Proteomics of Coagulopathy Following Injury Reveals Limitations of Using Laboratory Assessment to Define Trauma-Induced Coagulopathy to Predict Massive Transfusion

Ann Surg Open. 2022 Jun;3(2):e167. doi: 10.1097/as9.0000000000000167. Epub 2022 May 25.


Objective: Trauma-induced coagulopathy (TIC) is provoked by multiple mechanisms and is perceived to be one driver of massive transfusions (MT). Single laboratory values using prothrombin time (INR) or thrombelastography (TEG) are used to clinically define this complex process. We used a proteomics approach to test whether current definitions of TIC (INR, TEG, or clinical judgement) are sufficient to capture the majority of protein changes associated with MT.

Methods: Eight level-I trauma centers contributed blood samples from patients available early after injury. TIC was defined as INR >1.5 (INR-TIC), TEG maximum amplitude <50mm (TEG-TIC), or clinical judgement (Clin-TIC) by the trauma surgeon. MT was defined as > 10 units of red blood cells in 24 hours or > 4 units RBC/hour during the first 4 hr. SomaLogic proteomic analysis of 1,305 proteins was performed. Pathways associated with proteins dysregulated in patients with each TIC definition and MT were identified.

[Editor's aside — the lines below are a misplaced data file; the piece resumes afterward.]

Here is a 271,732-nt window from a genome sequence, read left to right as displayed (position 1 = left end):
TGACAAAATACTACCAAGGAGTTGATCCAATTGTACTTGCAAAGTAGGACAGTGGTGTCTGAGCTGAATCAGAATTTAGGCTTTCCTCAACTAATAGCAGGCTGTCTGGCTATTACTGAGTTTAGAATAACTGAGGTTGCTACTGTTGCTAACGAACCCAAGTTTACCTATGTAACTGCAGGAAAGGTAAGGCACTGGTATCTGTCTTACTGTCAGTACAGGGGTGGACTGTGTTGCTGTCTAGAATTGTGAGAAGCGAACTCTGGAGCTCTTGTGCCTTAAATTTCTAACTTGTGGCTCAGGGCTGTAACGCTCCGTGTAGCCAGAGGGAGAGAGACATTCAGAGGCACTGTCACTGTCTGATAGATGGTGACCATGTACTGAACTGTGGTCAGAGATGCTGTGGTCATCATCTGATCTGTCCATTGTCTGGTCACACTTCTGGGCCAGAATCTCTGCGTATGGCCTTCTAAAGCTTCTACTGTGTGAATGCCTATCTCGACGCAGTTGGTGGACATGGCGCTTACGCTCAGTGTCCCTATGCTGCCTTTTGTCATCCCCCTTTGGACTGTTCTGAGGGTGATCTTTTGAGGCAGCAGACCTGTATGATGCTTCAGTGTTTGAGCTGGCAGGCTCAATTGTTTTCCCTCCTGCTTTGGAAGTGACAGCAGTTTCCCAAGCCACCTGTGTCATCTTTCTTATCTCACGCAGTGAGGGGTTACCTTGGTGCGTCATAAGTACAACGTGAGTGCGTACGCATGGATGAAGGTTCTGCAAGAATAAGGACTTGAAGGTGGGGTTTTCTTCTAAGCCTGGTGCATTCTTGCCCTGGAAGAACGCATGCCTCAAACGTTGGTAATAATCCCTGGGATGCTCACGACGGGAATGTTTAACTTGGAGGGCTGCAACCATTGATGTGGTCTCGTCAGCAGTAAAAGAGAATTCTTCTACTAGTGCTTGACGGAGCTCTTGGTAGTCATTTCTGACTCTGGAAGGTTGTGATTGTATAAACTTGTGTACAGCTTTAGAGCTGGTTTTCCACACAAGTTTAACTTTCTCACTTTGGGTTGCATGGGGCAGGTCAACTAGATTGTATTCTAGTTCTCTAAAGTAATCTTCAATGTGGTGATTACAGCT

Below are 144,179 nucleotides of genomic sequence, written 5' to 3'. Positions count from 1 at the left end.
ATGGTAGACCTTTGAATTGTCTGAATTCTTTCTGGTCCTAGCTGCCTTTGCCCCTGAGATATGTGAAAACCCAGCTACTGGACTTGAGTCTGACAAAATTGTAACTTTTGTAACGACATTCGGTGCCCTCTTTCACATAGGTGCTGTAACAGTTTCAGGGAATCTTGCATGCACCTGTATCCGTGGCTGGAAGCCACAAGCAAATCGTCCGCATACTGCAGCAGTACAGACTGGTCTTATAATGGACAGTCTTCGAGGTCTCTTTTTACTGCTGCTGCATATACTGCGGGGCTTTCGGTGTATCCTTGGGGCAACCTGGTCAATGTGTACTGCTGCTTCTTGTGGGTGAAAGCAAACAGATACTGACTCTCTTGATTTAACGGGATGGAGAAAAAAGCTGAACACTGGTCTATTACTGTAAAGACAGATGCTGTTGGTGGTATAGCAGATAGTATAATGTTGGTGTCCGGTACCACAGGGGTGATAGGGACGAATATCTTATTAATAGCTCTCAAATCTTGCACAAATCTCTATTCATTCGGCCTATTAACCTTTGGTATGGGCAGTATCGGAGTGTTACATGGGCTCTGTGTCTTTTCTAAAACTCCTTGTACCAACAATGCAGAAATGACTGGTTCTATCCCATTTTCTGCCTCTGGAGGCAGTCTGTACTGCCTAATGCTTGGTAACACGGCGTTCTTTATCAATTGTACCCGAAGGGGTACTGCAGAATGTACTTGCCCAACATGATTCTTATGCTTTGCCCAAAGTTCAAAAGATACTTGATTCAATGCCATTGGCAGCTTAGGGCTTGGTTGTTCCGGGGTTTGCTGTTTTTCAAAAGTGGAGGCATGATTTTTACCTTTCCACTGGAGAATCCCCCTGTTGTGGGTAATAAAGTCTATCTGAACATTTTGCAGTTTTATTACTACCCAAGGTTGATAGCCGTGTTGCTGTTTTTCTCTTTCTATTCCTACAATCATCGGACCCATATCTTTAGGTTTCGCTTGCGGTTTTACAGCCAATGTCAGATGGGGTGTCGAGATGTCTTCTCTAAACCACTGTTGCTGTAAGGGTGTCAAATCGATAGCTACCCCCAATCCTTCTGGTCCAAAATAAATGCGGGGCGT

Results: Patients (n=211) had a mean injury severity score of 24, with a MT and mortality rate of 22% and 12%, respectively. We identified 578 SOMAscan analytes dysregulated among MT patients, of which INR-TIC, TEG-TIC, and Clin-TIC patients showed dysregulation only in 25%, 3%, and 4% of these, respectively. TIC definitions jointly failed to show changes in 73% of the protein levels associated with MT, and failed to identify 26% of patients that received a massive transfusion. INR-TIC and TEG-TIC patients showed dysregulation of proteins significantly associated with complement activity. Proteins dysregulated in Clin-TIC or massive transfusion patients were not significantly associated with any pathway.

Conclusion: These data indicate there are unexplored opportunities to identify patients at risk for massive bleeding. Only a small subset of proteins that are dysregulated in patients receiving MT are statistically significantly dysregulated among patients whose TIC is defined based solely on laboratory measurements or clinical assessment.